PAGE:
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Logo of Phnom Penh Post newspaper Phnom Penh Post - Foreign drug companies wary, at least for now

Foreign drug companies wary, at least for now

INSECURITY in the countryside and legal problems appear to have so far saved Cambodia's

indigenous plants from exploitation by foreign drug companies.

Director of the National Center for Research on Traditional Medicine, Cheng Sun Kaing,

said two French companies had approached the center to gain access to Khmer plants

for making medicine.

However he said no agreement was possible because of security dangers to researchers

in the field and the absence of appropriate legislation.

There has been widespread criticism of western drug companies' practices in developing

countries recently. In one case the United States government patented a gene from

a New Guinea highlander because he had a natural resistance to a specific disease.

The man was unaware of what had been done and had not given his permission.

The Third World Network, an international NGO based in Malaysia, is concerned that

countries such as Cambodia could have their indigenous plants, traditional medical

knowledge and even the genetic make-up of its people owned by other countries.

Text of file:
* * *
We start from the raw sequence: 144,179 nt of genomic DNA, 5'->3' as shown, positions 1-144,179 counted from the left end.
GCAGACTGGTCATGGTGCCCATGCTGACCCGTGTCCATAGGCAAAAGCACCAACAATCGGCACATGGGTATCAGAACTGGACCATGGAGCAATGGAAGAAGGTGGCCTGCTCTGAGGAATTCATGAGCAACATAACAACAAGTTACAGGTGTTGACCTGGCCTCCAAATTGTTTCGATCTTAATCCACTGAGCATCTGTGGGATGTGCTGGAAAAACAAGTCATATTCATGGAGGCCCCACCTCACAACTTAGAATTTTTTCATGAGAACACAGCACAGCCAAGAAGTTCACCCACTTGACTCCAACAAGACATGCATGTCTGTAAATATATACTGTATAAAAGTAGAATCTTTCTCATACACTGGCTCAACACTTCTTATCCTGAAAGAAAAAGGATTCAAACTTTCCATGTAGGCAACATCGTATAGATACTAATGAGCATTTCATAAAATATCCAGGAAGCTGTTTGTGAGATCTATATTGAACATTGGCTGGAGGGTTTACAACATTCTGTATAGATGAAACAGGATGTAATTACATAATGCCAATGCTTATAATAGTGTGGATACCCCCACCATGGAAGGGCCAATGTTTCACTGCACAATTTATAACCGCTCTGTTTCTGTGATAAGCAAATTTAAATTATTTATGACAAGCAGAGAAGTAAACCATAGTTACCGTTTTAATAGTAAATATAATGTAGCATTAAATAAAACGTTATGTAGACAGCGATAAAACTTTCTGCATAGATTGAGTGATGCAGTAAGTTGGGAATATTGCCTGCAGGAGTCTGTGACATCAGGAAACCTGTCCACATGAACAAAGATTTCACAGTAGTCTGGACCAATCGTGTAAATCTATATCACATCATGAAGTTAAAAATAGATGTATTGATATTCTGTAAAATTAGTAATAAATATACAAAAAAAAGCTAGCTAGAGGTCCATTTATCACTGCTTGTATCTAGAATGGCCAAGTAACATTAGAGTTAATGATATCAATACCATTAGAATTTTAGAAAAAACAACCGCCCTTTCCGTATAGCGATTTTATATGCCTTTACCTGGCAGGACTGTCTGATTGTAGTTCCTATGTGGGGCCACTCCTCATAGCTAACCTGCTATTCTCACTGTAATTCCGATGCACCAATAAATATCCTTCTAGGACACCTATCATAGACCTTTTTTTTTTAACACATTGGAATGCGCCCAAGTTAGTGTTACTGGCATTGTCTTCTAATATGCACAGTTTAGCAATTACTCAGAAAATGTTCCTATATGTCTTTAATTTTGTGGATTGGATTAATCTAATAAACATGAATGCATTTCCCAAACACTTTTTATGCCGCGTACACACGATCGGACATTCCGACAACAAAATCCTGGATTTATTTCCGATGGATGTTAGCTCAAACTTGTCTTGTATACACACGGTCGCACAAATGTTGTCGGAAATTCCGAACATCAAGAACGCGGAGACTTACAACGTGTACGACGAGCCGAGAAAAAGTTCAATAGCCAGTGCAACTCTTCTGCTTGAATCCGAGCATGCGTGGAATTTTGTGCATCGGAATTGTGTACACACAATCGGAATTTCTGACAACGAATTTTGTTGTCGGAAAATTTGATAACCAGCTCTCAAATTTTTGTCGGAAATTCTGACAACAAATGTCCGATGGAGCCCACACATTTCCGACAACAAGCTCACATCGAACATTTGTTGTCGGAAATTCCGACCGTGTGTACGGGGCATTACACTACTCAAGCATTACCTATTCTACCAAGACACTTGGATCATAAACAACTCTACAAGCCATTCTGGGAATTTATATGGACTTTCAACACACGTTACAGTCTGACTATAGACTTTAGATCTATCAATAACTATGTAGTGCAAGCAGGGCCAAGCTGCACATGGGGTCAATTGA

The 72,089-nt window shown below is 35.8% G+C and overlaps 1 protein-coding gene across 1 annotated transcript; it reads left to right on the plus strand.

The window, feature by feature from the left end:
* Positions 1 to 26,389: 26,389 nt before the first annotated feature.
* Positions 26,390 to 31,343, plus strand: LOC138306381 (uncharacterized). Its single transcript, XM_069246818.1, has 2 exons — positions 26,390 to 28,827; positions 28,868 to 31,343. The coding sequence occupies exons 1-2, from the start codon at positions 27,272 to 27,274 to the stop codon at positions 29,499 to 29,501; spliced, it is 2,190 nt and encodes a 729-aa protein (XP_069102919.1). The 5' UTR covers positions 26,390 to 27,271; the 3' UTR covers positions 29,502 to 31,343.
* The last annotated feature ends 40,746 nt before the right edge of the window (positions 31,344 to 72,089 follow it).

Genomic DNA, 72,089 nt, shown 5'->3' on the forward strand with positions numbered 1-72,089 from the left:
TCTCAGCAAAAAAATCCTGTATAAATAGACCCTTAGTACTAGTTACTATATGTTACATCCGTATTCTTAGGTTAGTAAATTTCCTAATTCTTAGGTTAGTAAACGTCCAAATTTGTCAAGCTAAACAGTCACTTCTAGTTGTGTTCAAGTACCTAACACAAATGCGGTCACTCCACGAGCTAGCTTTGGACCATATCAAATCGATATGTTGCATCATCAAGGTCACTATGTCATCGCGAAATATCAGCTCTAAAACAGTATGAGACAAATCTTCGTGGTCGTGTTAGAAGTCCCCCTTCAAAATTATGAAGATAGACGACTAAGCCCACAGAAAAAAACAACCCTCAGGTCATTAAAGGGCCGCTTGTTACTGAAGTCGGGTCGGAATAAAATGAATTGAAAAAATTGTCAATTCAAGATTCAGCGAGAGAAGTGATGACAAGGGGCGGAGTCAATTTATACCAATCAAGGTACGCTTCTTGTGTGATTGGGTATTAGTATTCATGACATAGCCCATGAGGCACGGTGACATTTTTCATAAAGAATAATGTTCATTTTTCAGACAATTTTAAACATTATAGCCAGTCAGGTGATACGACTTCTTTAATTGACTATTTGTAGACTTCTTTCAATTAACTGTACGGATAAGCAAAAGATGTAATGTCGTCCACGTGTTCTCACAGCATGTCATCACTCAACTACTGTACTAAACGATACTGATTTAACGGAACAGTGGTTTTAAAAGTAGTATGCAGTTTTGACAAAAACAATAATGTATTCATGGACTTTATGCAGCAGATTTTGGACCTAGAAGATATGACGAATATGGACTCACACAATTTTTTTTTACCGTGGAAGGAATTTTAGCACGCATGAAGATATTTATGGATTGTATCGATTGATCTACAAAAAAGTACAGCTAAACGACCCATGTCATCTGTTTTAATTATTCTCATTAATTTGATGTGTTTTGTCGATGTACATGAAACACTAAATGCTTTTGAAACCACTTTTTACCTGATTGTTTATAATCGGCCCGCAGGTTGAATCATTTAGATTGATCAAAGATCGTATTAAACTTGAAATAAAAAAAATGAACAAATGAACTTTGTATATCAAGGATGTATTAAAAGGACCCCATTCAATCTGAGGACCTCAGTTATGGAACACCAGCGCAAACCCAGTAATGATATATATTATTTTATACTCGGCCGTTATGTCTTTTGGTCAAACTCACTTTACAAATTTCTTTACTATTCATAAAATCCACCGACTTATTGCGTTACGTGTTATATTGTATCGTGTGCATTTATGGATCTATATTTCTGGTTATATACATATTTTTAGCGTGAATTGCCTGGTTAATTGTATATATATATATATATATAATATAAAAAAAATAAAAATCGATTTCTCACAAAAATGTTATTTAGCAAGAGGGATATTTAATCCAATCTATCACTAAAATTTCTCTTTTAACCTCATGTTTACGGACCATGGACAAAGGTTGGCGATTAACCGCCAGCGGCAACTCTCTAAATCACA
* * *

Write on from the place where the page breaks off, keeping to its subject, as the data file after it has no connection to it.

It said in a statement that this would in effect mean that developing countries would

have to buy their own knowledge from foreigners.

Of more immediate concern is the endangered plants and animals that are turning up

on the black market in neighboring Vietnam and Thailand.

Kaing said although export was forbidden, the trade thrived. "Live animals,

tigers, tiger bone, turtles, plant roots and plant bark" are all in demand,

said Kaing. "It is illegal to catch or cage the animals but we cannot stop all

of it."

The center is currently researching the types and uses of Cambodian traditional medicine.

Kaing said part of this would be how to trade with foreign drug companies in a controlled

fashion. "I hope when Cambodia is peaceful that we can attract American, Korean

or Chinese drug companies to work with us."

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